ATLANTIC CITY, NJ -Throughout mankind, there is very rarely a time when man can step out from his shoes, float above humanity, and picture the world as an outsider looking in.
From the cusp of reality; an obscure view that annotates his very existence, gleaming through the perception of others from an external standpoint, the distinguishable characteristics; the extraordinary facets which are unbeknownst to the holder, as what they truly are: annoying and imperfect idiocies.
Such was an experience the entire nation of Italy, and more purportedly, Italian-Americans got to share in a collective effort while watching MTV's hit reality show, Jersey Shore.
With greased hair galore, 'Jersey Shore' shows Italian-Americans just how ridiculous they look
"Is this really what I look like?" said Tony Cardilli, a current resident of Manasquan, NJ. "It's like when you hear your voice being recorded and played back for you. I don't really know, in your head it all just seems so different, and not so squeaky. I guess the spray tan and gel really is that bad," he continued.
While the phenomenon seems to perpetuate the overall stereotype of Italian-Americans as muscle-bound, narcissistic, know-nothings, the show's cast tells a different story.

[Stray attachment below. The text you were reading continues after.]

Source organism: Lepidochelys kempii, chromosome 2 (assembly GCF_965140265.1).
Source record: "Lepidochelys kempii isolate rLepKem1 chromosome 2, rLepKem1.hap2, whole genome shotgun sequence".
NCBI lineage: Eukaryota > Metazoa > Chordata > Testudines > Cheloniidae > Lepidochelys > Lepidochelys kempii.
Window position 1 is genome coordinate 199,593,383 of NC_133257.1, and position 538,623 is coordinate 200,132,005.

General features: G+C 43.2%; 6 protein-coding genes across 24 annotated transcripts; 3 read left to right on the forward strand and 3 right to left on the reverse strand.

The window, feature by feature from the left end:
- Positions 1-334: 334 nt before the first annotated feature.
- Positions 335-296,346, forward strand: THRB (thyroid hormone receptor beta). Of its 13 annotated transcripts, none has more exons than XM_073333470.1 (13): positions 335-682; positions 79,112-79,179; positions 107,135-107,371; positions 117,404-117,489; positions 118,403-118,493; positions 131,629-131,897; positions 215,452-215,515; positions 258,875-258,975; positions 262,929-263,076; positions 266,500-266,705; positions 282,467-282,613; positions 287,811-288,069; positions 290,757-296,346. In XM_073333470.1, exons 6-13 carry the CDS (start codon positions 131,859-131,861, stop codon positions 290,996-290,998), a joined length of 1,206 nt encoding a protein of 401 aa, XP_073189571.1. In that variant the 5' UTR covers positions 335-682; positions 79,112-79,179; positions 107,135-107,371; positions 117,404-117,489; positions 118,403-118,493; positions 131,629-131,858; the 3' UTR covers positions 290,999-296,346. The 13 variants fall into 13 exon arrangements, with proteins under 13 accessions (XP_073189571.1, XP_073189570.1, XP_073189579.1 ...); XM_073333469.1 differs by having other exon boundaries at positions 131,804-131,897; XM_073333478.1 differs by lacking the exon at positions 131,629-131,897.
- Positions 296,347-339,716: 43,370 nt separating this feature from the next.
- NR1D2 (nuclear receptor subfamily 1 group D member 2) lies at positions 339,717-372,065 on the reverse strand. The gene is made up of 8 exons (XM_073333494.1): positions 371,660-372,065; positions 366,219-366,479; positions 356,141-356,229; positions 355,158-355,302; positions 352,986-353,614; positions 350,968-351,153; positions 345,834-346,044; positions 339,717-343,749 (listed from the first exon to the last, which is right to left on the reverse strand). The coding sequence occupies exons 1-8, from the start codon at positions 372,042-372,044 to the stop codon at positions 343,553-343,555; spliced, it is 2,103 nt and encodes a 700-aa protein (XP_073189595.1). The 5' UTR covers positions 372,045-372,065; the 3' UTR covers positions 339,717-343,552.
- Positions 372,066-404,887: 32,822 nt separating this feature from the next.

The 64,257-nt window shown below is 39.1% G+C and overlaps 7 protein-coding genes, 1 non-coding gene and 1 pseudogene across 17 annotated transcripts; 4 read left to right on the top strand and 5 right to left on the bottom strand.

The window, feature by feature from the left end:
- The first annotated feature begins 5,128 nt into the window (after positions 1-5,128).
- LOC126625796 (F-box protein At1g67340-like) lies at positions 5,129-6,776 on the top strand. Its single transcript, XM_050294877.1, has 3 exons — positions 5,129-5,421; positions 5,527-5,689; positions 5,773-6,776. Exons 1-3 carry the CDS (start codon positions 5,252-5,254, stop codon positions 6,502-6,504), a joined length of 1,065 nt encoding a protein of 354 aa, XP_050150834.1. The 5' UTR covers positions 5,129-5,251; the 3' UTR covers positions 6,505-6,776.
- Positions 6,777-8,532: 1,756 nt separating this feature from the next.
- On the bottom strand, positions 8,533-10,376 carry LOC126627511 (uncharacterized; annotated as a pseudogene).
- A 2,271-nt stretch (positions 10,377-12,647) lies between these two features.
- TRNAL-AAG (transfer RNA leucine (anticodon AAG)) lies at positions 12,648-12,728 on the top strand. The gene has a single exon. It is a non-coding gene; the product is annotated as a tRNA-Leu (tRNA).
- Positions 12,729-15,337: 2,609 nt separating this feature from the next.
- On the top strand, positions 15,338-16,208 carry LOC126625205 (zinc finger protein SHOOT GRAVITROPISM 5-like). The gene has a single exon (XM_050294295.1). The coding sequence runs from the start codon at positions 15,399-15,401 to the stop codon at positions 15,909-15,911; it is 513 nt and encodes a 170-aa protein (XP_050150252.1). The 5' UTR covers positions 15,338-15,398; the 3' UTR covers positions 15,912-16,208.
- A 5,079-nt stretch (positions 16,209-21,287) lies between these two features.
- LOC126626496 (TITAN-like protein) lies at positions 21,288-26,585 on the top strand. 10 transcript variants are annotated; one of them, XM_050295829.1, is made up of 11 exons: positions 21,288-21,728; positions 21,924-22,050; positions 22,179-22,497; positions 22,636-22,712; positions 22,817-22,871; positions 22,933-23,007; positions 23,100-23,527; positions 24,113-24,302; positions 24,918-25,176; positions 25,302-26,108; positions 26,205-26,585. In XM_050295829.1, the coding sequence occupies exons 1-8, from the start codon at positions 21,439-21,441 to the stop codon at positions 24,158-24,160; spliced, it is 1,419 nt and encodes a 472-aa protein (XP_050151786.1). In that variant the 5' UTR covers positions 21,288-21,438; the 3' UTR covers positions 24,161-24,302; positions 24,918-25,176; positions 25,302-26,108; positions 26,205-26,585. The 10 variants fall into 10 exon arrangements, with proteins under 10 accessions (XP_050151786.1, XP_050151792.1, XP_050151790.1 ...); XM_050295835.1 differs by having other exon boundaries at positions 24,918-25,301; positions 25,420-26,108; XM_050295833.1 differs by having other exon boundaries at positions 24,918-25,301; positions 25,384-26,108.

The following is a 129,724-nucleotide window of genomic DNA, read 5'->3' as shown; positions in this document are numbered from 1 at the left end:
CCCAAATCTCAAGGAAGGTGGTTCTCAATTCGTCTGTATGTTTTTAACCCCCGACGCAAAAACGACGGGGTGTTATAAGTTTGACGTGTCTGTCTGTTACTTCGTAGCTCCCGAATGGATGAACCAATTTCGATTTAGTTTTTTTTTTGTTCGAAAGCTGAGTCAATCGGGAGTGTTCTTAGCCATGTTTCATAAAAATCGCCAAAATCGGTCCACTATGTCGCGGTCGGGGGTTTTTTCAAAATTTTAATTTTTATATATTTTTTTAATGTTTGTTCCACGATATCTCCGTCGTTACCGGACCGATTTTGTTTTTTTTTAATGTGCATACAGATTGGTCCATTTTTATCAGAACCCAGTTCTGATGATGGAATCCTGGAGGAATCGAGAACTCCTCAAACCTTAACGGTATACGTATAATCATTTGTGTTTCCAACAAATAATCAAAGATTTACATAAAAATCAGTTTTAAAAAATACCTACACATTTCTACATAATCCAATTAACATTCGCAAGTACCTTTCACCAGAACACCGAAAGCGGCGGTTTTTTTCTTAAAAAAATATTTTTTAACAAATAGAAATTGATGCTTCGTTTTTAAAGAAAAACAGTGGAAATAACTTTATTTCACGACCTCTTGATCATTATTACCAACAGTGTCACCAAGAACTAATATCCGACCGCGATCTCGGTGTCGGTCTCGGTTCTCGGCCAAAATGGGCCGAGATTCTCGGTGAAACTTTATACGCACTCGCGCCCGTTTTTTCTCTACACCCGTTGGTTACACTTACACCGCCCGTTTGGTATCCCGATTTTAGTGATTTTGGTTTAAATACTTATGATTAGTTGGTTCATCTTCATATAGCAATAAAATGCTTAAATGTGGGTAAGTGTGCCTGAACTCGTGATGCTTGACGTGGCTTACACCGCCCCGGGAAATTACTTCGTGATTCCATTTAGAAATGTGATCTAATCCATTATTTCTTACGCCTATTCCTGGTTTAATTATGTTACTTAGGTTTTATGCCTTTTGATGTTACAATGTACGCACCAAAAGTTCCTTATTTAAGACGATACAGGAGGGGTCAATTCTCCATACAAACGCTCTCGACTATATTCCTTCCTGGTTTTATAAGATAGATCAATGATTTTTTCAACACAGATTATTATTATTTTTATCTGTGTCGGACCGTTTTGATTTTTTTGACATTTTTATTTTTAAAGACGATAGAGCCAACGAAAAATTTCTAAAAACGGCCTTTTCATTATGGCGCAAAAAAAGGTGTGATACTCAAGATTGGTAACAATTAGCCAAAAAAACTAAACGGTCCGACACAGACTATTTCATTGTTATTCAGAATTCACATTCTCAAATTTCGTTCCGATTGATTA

"Listen, it's like we're young and we have fun, you know what I mean?" said a defiant Pauly D, one of the show's most flamboyant cast members, covered in frivolous tattoos, hair gelled to the ceiling as if it were running away from his scalp and the dialect of an aging retarded sailor. "The way we go out, we make it hot, baby. Tanned, toned, and trendy, that's what we do," he continued in an elaborate mix of hand signs and head bobbing.
"When you go out, you either be get or be got," he summarized in intelligible tangents, barely grasping the concept of lucidity.
Regardless of the parallels, Italians are not finding their true persona as attractive.
"Nothing against Italians, but I'm seriously thinking about becoming Polish," Cardilli continued.
© 2010, The Lampoon Journal